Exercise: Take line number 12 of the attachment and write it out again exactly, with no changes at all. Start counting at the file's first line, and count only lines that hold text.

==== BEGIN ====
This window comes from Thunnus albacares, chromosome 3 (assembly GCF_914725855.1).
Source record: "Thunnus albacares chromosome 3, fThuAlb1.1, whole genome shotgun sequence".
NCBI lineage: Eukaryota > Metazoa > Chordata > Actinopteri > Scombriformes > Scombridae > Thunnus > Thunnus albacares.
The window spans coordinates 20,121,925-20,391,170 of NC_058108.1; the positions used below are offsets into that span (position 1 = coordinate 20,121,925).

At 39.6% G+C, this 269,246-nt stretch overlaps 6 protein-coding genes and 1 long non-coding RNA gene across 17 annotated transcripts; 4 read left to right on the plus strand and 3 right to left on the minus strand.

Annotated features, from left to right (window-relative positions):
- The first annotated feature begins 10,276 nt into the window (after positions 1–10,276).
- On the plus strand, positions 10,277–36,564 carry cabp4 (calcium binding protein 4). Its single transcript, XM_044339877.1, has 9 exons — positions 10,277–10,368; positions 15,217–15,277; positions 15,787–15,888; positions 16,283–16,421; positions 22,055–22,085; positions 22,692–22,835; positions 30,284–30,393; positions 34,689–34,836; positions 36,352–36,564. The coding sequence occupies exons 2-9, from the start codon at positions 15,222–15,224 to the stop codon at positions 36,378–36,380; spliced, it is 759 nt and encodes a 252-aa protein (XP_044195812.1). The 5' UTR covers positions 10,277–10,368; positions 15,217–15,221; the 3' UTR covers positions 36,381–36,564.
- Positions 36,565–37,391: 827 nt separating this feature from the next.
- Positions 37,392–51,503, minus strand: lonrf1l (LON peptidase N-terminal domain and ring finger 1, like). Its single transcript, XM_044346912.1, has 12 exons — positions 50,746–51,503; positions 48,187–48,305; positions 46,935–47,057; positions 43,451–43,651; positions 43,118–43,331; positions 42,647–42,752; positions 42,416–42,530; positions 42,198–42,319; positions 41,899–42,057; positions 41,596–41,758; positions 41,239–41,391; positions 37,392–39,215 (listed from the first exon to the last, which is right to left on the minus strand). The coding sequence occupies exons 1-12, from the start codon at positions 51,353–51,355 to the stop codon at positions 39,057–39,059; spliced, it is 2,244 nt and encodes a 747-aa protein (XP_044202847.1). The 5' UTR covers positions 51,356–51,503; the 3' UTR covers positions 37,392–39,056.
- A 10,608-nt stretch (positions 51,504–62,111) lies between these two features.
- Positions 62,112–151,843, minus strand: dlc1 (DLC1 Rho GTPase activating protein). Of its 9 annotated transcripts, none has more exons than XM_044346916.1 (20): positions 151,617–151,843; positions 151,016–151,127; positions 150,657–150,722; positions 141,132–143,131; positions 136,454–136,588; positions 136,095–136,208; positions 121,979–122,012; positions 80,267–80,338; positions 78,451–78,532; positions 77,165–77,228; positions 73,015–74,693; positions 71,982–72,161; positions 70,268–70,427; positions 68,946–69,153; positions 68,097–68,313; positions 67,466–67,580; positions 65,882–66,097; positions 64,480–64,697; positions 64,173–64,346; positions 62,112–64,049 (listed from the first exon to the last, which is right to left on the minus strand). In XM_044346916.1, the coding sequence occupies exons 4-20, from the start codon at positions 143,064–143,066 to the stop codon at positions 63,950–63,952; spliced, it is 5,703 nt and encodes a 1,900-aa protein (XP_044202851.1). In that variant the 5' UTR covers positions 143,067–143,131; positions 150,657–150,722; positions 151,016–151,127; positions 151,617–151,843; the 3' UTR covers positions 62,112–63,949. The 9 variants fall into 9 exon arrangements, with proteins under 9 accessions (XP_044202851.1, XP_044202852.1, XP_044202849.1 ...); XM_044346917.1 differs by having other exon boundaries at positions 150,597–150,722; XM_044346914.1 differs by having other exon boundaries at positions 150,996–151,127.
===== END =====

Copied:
- Positions 62,112–151,843, minus strand: dlc1 (DLC1 Rho GTPase activating protein). Of its 9 annotated transcripts, none has more exons than XM_044346916.1 (20): positions 151,617–151,843; positions 151,016–151,127; positions 150,657–150,722; positions 141,132–143,131; positions 136,454–136,588; positions 136,095–136,208; positions 121,979–122,012; positions 80,267–80,338; positions 78,451–78,532; positions 77,165–77,228; positions 73,015–74,693; positions 71,982–72,161; positions 70,268–70,427; positions 68,946–69,153; positions 68,097–68,313; positions 67,466–67,580; positions 65,882–66,097; positions 64,480–64,697; positions 64,173–64,346; positions 62,112–64,049 (listed from the first exon to the last, which is right to left on the minus strand). In XM_044346916.1, the coding sequence occupies exons 4-20, from the start codon at positions 143,064–143,066 to the stop codon at positions 63,950–63,952; spliced, it is 5,703 nt and encodes a 1,900-aa protein (XP_044202851.1). In that variant the 5' UTR covers positions 143,067–143,131; positions 150,657–150,722; positions 151,016–151,127; positions 151,617–151,843; the 3' UTR covers positions 62,112–63,949. The 9 variants fall into 9 exon arrangements, with proteins under 9 accessions (XP_044202851.1, XP_044202852.1, XP_044202849.1 ...); XM_044346917.1 differs by having other exon boundaries at positions 150,597–150,722; XM_044346914.1 differs by having other exon boundaries at positions 150,996–151,127.